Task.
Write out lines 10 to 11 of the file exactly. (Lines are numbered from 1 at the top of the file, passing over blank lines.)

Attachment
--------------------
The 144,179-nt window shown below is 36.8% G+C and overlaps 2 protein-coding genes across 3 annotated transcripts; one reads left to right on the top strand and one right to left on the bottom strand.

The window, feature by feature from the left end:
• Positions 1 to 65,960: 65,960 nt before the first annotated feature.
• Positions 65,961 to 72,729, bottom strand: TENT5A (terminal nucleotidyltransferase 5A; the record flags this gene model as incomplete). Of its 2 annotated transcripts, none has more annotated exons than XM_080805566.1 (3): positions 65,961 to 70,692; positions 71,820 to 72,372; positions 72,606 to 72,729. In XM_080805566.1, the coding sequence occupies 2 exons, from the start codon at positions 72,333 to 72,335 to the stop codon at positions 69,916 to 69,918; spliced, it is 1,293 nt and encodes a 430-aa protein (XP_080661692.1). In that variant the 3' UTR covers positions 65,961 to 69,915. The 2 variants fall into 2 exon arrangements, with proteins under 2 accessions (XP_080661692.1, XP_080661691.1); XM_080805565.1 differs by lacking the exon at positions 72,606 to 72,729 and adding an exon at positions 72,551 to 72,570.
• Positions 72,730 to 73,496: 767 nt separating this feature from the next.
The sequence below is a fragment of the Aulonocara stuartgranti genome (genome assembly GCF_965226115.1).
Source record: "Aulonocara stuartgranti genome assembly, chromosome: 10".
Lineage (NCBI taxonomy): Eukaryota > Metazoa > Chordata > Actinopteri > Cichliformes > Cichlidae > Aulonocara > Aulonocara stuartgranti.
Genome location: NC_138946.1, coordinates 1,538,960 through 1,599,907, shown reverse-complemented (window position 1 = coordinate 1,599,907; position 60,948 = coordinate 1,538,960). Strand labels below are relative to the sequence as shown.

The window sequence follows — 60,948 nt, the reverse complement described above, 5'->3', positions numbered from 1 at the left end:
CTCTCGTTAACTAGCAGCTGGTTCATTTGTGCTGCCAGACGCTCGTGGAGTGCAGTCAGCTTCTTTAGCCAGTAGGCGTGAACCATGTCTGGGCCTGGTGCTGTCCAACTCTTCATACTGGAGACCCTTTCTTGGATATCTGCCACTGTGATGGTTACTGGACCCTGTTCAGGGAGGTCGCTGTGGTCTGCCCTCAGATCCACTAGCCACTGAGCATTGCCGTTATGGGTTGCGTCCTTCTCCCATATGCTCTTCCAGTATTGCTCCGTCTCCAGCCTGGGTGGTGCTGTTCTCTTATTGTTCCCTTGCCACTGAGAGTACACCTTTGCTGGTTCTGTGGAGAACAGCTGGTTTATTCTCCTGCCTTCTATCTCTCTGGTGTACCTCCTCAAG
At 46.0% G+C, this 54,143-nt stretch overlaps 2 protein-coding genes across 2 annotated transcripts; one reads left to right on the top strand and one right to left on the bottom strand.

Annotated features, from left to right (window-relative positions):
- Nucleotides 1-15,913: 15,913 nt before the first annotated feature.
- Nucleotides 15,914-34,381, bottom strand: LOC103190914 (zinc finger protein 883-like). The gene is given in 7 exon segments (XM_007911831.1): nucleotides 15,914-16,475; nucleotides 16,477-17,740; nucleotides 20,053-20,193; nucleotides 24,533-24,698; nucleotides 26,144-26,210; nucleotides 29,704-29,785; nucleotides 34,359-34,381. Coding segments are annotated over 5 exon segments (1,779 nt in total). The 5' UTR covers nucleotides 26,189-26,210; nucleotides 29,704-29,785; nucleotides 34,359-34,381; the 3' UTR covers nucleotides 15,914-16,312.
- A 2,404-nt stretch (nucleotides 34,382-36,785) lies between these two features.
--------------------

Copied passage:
The window sequence follows — 60,948 nt, the reverse complement described above, 5'->3', positions numbered from 1 at the left end:
CTCTCGTTAACTAGCAGCTGGTTCATTTGTGCTGCCAGACGCTCGTGGAGTGCAGTCAGCTTCTTTAGCCAGTAGGCGTGAACCATGTCTGGGCCTGGTGCTGTCCAACTCTTCATACTGGAGACCCTTTCTTGGATATCTGCCACTGTGATGGTTACTGGACCCTGTTCAGGGAGGTCGCTGTGGTCTGCCCTCAGATCCACTAGCCACTGAGCATTGCCGTTATGGGTTGCGTCCTTCTCCCATATGCTCTTCCAGTATTGCTCCGTCTCCAGCCTGGGTGGTGCTGTTCTCTTATTGTTCCCTTGCCACTGAGAGTACACCTTTGCTGGTTCTGTGGAGAACAGCTGGTTTATTCTCCTGCCTTCTATCTCTCTGGTGTACCTCCTCAAG